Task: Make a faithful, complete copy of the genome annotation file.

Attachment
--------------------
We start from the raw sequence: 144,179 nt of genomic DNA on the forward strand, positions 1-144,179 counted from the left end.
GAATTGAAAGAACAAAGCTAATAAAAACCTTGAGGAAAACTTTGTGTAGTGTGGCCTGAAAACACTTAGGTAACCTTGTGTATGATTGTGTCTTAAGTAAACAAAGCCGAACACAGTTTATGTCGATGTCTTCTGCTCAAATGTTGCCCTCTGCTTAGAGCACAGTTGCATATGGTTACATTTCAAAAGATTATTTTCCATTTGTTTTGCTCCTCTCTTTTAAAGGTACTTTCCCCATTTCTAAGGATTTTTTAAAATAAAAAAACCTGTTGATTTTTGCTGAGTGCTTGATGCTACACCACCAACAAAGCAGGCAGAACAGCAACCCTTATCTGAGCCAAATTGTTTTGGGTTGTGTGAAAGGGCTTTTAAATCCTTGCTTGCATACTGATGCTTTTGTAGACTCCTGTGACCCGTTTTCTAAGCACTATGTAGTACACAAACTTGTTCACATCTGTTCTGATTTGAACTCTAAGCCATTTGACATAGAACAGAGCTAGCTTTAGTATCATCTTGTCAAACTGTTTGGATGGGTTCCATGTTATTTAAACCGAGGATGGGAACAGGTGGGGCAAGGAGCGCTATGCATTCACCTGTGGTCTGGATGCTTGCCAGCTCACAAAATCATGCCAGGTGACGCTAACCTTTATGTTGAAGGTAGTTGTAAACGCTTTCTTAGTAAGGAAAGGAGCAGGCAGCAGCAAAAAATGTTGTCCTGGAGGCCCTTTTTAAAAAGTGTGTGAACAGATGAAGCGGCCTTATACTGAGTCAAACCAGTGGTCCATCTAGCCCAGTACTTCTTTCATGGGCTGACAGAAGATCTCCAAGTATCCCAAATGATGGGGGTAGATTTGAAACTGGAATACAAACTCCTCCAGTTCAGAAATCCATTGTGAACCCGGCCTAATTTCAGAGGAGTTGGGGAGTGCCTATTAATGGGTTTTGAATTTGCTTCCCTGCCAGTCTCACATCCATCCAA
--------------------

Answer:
We start from the raw sequence: 144,179 nt of genomic DNA on the forward strand, positions 1-144,179 counted from the left end.
GAATTGAAAGAACAAAGCTAATAAAAACCTTGAGGAAAACTTTGTGTAGTGTGGCCTGAAAACACTTAGGTAACCTTGTGTATGATTGTGTCTTAAGTAAACAAAGCCGAACACAGTTTATGTCGATGTCTTCTGCTCAAATGTTGCCCTCTGCTTAGAGCACAGTTGCATATGGTTACATTTCAAAAGATTATTTTCCATTTGTTTTGCTCCTCTCTTTTAAAGGTACTTTCCCCATTTCTAAGGATTTTTTAAAATAAAAAAACCTGTTGATTTTTGCTGAGTGCTTGATGCTACACCACCAACAAAGCAGGCAGAACAGCAACCCTTATCTGAGCCAAATTGTTTTGGGTTGTGTGAAAGGGCTTTTAAATCCTTGCTTGCATACTGATGCTTTTGTAGACTCCTGTGACCCGTTTTCTAAGCACTATGTAGTACACAAACTTGTTCACATCTGTTCTGATTTGAACTCTAAGCCATTTGACATAGAACAGAGCTAGCTTTAGTATCATCTTGTCAAACTGTTTGGATGGGTTCCATGTTATTTAAACCGAGGATGGGAACAGGTGGGGCAAGGAGCGCTATGCATTCACCTGTGGTCTGGATGCTTGCCAGCTCACAAAATCATGCCAGGTGACGCTAACCTTTATGTTGAAGGTAGTTGTAAACGCTTTCTTAGTAAGGAAAGGAGCAGGCAGCAGCAAAAAATGTTGTCCTGGAGGCCCTTTTTAAAAAGTGTGTGAACAGATGAAGCGGCCTTATACTGAGTCAAACCAGTGGTCCATCTAGCCCAGTACTTCTTTCATGGGCTGACAGAAGATCTCCAAGTATCCCAAATGATGGGGGTAGATTTGAAACTGGAATACAAACTCCTCCAGTTCAGAAATCCATTGTGAACCCGGCCTAATTTCAGAGGAGTTGGGGAGTGCCTATTAATGGGTTTTGAATTTGCTTCCCTGCCAGTCTCACATCCATCCAA